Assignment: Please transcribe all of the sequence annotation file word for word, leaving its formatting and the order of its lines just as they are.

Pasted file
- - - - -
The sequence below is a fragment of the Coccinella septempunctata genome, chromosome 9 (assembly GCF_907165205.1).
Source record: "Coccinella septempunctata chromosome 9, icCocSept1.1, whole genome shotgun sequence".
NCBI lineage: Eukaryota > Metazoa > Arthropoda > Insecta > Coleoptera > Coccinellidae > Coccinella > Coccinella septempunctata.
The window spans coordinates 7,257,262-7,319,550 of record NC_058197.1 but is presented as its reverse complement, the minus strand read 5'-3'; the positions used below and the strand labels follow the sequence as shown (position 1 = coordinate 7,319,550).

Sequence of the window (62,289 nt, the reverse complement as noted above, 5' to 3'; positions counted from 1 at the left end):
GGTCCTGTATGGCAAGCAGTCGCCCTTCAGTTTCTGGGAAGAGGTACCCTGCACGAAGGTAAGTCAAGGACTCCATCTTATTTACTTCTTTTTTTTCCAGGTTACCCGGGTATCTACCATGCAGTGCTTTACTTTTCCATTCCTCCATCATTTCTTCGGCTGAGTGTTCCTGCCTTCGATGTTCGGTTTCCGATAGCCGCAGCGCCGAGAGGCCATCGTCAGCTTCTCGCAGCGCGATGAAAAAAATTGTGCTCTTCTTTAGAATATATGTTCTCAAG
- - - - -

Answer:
The sequence below is a fragment of the Coccinella septempunctata genome, chromosome 9 (assembly GCF_907165205.1).
Source record: "Coccinella septempunctata chromosome 9, icCocSept1.1, whole genome shotgun sequence".
NCBI lineage: Eukaryota > Metazoa > Arthropoda > Insecta > Coleoptera > Coccinellidae > Coccinella > Coccinella septempunctata.
The window spans coordinates 7,257,262-7,319,550 of record NC_058197.1 but is presented as its reverse complement, the minus strand read 5'-3'; the positions used below and the strand labels follow the sequence as shown (position 1 = coordinate 7,319,550).

Sequence of the window (62,289 nt, the reverse complement as noted above, 5' to 3'; positions counted from 1 at the left end):
GGTCCTGTATGGCAAGCAGTCGCCCTTCAGTTTCTGGGAAGAGGTACCCTGCACGAAGGTAAGTCAAGGACTCCATCTTATTTACTTCTTTTTTTTCCAGGTTACCCGGGTATCTACCATGCAGTGCTTTACTTTTCCATTCCTCCATCATTTCTTCGGCTGAGTGTTCCTGCCTTCGATGTTCGGTTTCCGATAGCCGCAGCGCCGAGAGGCCATCGTCAGCTTCTCGCAGCGCGATGAAAAAAATTGTGCTCTTCTTTAGAATATATGTTCTCAAG